This is why we can’t place the ownership of Digital Citizenship on one particular faculty in our schools, all educators are obliged to take control of this in their professional practice and teaching and learning.  In their article Informal Learning and Identity Formation in Online Social Networks, Greenhow and Robelia suggest that while our students are more than able to use, participate in and master online applications such as social networking sites, they were both unaware of and lacking in the ethical and legal knowledge needed to understand interactions on these sites (2009, p.135). Alarmingly, Greenhow and Robelia  suggest that, “such ill-formed and only partial understandings of [students] rights and responsibilities in semipublic online spaces, especially with respect to legal issues of copyright and fair use, mirror the lack of understanding on the part of educators who are supposed to model digital citizenship behaviours” (2009, p.135). Similarly, Lindsay and Davis assert that often digital citizenship becomes problematic when individual teachers lack the understanding and skills necessary to integrate and utilise technology effectively in their own practice, leading to a climate where, “respect for student ability to manage and improve their digital citizenship is not always present, sometimes due to an inability of the teacher to manage and understand his or her own online and digital life in a rapidly changing world” (2013, p.111).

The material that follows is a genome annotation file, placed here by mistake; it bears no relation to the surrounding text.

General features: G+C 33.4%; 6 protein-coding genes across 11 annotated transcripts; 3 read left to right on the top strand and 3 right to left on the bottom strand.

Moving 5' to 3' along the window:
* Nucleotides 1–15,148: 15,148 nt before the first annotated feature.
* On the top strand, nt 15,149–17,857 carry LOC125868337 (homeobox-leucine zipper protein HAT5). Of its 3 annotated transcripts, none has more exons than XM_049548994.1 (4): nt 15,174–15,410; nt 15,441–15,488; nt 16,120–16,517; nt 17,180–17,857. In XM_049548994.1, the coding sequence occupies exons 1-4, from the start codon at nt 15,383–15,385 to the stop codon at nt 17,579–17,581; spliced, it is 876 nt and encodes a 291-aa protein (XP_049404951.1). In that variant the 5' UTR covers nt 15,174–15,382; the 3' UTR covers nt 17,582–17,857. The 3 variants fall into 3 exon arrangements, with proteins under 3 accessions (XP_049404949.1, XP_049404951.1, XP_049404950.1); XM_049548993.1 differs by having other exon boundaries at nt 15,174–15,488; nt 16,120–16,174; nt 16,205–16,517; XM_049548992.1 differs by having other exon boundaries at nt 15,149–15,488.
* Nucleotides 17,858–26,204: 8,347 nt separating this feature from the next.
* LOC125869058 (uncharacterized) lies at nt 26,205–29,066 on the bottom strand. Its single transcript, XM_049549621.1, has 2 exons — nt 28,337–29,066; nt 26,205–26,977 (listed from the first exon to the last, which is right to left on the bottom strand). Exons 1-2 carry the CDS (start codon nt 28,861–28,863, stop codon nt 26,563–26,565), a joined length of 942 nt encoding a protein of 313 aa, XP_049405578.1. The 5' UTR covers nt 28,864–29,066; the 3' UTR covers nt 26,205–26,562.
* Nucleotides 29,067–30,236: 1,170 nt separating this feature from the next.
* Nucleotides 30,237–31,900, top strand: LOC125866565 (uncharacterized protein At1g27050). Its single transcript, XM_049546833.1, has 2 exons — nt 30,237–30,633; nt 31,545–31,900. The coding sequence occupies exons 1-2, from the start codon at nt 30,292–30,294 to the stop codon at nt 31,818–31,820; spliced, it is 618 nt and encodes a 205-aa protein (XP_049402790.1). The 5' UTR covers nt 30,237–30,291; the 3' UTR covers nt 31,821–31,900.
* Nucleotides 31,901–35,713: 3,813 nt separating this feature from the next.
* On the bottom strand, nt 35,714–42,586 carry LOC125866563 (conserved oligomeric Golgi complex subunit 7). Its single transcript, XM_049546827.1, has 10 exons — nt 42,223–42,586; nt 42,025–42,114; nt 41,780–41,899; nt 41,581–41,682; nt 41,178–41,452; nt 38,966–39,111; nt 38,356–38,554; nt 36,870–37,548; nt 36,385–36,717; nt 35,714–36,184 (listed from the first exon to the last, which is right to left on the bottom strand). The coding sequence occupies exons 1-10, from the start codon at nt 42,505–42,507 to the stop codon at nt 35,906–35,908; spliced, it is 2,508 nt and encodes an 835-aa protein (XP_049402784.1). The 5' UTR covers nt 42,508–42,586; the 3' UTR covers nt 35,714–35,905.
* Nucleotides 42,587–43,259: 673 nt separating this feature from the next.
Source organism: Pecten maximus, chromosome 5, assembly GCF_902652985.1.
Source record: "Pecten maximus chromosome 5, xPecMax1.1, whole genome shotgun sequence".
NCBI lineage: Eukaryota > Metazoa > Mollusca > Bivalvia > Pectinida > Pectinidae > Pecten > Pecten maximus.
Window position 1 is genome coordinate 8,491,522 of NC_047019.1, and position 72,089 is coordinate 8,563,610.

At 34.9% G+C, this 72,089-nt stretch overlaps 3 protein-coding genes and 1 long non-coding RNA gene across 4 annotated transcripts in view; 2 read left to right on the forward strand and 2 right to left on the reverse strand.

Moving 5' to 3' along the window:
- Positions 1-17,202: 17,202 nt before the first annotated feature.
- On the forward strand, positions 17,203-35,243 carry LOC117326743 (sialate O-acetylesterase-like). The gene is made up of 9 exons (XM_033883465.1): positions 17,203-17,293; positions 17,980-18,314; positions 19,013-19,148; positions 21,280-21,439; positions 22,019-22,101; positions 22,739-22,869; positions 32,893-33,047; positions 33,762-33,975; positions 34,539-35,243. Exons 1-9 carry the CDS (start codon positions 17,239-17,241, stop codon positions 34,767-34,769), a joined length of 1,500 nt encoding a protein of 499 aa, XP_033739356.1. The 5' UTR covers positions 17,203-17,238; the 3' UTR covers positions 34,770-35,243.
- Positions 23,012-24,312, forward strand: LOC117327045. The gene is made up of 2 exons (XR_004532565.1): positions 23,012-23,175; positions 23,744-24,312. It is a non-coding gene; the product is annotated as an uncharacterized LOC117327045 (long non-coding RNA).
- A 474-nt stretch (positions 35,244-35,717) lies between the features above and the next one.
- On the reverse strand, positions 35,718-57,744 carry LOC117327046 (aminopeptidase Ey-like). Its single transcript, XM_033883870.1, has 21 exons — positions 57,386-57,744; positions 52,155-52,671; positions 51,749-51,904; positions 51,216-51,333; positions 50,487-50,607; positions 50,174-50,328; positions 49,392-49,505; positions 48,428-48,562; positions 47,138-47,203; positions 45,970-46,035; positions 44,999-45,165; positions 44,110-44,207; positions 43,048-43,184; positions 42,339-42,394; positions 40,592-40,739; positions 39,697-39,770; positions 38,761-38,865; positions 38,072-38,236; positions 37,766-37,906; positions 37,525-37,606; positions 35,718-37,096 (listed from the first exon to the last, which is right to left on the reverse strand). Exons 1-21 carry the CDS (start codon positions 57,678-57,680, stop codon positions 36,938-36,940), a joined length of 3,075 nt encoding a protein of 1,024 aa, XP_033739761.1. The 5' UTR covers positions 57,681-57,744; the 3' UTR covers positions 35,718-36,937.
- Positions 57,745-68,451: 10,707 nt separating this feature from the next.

Digital Citizenship is a concept that reaches across disciplines, contexts and ability-levels and one that is equally as important for educators as it is for students.  Consequently, we can’t expect our students to be successful digital citizens, if we do not take ownership of it personally, and model and practice it in our own learning ecologies.  Digital Citizenship must be ‘owned’ by every educator of the twenty-first century – not just those of us who are ‘technologically able’.

Reference List

A young man pointing finger. [Photography]. Retrieved from Encyclopædia Britannica ImageQuest.
http://quest.eb.com/search/115_3953868/1/115_3953868/cite

Greenhow, C., & Robelia, B. (2009).  Informal learning and identity formation in online social networks.   Learning, Media and Technology, 34(20), 119-140.  doi: 10.1080/17439880902923580

Lindsay, J.  (2005).  ETL523 Digital citizenship in schools: Module 1.2 [course materials].  Retrieved from https://interact2.csu.edu.au/bbcswebdav/pid-270076-dt-content-rid-635861_1/courses/S-ETL523_201530_W_D/module1/1_2_Dig_citizen_educators.html